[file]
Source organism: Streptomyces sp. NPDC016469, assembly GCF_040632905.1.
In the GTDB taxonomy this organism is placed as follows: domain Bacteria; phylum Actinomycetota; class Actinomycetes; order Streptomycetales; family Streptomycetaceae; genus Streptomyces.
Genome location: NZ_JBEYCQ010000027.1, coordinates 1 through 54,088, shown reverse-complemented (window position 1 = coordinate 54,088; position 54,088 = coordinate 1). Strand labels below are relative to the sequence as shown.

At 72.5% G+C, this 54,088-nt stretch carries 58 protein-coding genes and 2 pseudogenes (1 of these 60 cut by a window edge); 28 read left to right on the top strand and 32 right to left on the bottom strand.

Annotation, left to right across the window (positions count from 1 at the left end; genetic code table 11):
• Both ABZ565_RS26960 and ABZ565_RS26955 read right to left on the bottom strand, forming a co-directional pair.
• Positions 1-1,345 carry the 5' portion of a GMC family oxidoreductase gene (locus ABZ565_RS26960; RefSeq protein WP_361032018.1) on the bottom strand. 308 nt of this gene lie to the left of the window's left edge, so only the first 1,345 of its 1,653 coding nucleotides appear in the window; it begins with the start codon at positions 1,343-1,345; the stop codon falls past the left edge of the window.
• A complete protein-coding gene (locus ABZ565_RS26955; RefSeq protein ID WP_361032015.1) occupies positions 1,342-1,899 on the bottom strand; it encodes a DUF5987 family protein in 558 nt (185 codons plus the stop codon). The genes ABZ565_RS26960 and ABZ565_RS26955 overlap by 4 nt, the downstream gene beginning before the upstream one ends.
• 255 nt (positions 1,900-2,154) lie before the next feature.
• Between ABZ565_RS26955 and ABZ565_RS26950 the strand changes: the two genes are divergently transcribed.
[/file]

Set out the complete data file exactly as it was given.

Source organism: Streptomyces sp. NPDC016469, assembly GCF_040632905.1.
In the GTDB taxonomy this organism is placed as follows: domain Bacteria; phylum Actinomycetota; class Actinomycetes; order Streptomycetales; family Streptomycetaceae; genus Streptomyces.
Genome location: NZ_JBEYCQ010000027.1, coordinates 1 through 54,088, shown reverse-complemented (window position 1 = coordinate 54,088; position 54,088 = coordinate 1). Strand labels below are relative to the sequence as shown.

At 72.5% G+C, this 54,088-nt stretch carries 58 protein-coding genes and 2 pseudogenes (1 of these 60 cut by a window edge); 28 read left to right on the top strand and 32 right to left on the bottom strand.

Annotation, left to right across the window (positions count from 1 at the left end; genetic code table 11):
• Both ABZ565_RS26960 and ABZ565_RS26955 read right to left on the bottom strand, forming a co-directional pair.
• Positions 1-1,345 carry the 5' portion of a GMC family oxidoreductase gene (locus ABZ565_RS26960; RefSeq protein WP_361032018.1) on the bottom strand. 308 nt of this gene lie to the left of the window's left edge, so only the first 1,345 of its 1,653 coding nucleotides appear in the window; it begins with the start codon at positions 1,343-1,345; the stop codon falls past the left edge of the window.
• A complete protein-coding gene (locus ABZ565_RS26955; RefSeq protein ID WP_361032015.1) occupies positions 1,342-1,899 on the bottom strand; it encodes a DUF5987 family protein in 558 nt (185 codons plus the stop codon). The genes ABZ565_RS26960 and ABZ565_RS26955 overlap by 4 nt, the downstream gene beginning before the upstream one ends.
• 255 nt (positions 1,900-2,154) lie before the next feature.
• Between ABZ565_RS26955 and ABZ565_RS26950 the strand changes: the two genes are divergently transcribed.